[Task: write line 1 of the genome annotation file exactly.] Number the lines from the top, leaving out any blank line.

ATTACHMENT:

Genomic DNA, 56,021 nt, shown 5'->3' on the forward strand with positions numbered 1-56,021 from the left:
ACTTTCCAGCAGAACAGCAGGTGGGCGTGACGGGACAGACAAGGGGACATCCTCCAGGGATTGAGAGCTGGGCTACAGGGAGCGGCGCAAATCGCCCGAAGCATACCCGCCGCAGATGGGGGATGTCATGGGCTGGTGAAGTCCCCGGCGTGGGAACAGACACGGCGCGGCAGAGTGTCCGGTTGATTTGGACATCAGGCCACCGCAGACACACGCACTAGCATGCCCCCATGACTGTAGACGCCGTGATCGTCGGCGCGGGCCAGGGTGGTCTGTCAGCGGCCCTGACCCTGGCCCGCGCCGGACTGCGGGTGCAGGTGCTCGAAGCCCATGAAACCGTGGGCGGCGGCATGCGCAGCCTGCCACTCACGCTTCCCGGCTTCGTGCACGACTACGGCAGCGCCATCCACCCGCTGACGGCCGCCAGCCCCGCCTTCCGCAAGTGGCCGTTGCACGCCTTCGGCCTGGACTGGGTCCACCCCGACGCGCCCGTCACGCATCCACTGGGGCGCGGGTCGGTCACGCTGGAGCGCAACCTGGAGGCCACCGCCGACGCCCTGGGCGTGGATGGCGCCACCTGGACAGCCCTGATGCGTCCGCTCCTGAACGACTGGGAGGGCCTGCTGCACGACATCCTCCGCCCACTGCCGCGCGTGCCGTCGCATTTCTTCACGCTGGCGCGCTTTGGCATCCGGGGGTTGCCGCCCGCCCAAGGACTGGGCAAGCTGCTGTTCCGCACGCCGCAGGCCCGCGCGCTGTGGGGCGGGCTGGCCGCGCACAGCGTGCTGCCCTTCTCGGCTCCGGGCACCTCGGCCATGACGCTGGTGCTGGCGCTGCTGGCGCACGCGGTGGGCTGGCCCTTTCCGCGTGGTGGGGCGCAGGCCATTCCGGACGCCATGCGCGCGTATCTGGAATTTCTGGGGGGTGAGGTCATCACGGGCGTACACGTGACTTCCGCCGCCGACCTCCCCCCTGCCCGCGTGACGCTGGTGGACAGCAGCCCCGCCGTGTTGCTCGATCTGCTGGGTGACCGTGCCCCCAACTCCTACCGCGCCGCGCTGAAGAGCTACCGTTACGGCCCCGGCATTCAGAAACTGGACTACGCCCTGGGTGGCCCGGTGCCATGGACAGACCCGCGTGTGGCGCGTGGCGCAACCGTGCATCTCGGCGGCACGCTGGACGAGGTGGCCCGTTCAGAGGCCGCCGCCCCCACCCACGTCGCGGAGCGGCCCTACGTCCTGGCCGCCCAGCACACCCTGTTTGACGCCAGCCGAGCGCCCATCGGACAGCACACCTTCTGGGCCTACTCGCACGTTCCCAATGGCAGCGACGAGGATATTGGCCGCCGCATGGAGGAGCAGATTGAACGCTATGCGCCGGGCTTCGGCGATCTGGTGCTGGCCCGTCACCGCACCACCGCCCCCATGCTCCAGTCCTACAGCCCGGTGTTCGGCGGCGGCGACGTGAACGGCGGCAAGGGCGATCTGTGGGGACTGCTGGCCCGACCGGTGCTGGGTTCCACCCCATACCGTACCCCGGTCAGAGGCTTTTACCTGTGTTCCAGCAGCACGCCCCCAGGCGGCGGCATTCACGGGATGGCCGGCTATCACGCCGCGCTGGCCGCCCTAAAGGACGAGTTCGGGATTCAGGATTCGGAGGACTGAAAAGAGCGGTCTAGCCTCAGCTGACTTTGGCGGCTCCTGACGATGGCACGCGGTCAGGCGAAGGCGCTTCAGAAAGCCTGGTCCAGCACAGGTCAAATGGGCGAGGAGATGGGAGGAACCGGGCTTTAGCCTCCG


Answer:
Genomic DNA, 56,021 nt, shown 5'->3' on the forward strand with positions numbered 1-56,021 from the left: